Pedro Moura Costa

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Pedro Moura Costa (born 1963, in Brazil) is an entrepreneur involved in environmental finance with a focus on the international efforts for greenhouse gas (GHG) emission reductions. Of particular relevance, he was the founder and President of EcoSecurities Group Plc., one of the leading project developers for the international carbon markets, and has written widely about the policy and science of climate change mitigation, including contributions to the Intergovernmental Panel on Climate Change (IPCC) reports.[1][2]

Role in Pre-Kyoto carbon emission reduction initiatives[edit]

Moura Costa’s involvement with the carbon emission reduction sector started in 1991, with the development of two of the first carbon forestry projects worldwide, namely the Innoprise-Face Foundation Rainforest Rehabilitation Project and the Innoprise-New England Power Reduced Impact Logging Project, both in Sabah, Malaysia. Moura Costa served as Senior Project Officer for Innoprise between 1991 and 1995, involved with both these projects.[3]

While the concept of ‘joint implementation’ of greenhouse gas (GHG) emission reduction projects (also called "carbon offset projects") was launched at the United Nations Conference on Environment and Development (UNCED, “the Earth Summit”), the early carbon offset projects of the 1990s suffered from a lack of specialised services to support them.[4] One service of particular importance is that of independent verification of carbon offsets, as offsets are dependent on proving a shift of behaviour in relation to a baseline (this shift is referred as "additionality", in the sector).

Moura Costa identified the absence of independent verification services as one of the limiting factors to the growth of the carbon market at that time, and in 1996 he developed the first carbon offset verification service worldwide, which was licensed to the Swiss certification company SGS (Société Générale de Surveillance). The first client for this certification service was the Costa Rican National GHG Mitigation Programme, developed by OCIC (Costa Rican Office on Joint Implementation).[5] After the launch of the Kyoto Protocol (see below), independent certification of carbon emission reductions became a mandatory requirement under the rules of the Clean Development Mechanism (i.e., the carbon credits of this mechanism are called CERs, meaning Certified Emission Reductions).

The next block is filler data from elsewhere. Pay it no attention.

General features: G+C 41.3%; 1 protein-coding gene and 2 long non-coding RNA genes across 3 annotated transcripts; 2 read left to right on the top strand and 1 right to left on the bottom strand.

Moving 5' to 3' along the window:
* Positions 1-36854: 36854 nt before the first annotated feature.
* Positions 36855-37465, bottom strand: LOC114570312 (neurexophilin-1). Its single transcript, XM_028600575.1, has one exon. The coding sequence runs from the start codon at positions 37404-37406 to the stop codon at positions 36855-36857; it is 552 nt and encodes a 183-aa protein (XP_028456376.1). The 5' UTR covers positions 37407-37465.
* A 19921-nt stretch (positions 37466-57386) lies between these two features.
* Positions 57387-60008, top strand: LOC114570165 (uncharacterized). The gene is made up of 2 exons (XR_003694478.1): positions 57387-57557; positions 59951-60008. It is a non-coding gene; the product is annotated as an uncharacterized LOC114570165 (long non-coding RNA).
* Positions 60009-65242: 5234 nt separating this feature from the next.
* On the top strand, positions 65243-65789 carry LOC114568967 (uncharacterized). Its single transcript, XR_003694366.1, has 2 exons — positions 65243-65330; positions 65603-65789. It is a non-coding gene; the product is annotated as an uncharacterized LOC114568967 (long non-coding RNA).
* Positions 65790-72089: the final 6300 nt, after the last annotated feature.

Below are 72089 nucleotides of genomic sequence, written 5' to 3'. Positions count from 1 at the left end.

To pursue the work with SGS and the government of Costa Rica, Moura Costa created EcoSecurities, a company specialised in the development of greenhouse gas mitigation projects.

Contribution to the CDM and carbon trading[edit]

EcoSecurities was founded in January 1997 by Moura Costa and environmental economist Marc Stuart[6] to provide "environmental finance solutions". Twelve months later, in December 1997 the Kyoto Protocol was signed creating binding commitments for reductions in greenhouse gas emissions among industrialised countries. It also created the Flexibility Mechanisms, Joint Implementation and the Clean Development Mechanism (CDM), that enabled the creation and use of carbon credits from greenhouse gas emission reduction projects. Carbon trading gradually evolved from being a niche environmental activity to becoming a global market that in 2010 mobilised over €120 billion, including trades under the European Union Emissions Trading Scheme and the UN flexibility mechanisms.[7][8]

As carbon markets evolved, Moura Costa was particularly interested in making investors and analysts incorporate the impact of greenhouse gas emissions on company valuations. In 1999, he co-ordinated the development of the carbon trading component of Australian Plantation Timber, a forestry investment fund, the first time ‘carbon value’ was included in an investment prospectus. Gradually, investor awareness of climate and environmental issues increased, and as a result of that (and contributing to this trend) a series of companies in the carbon market sector floated on stock exchanges in 2004-2006.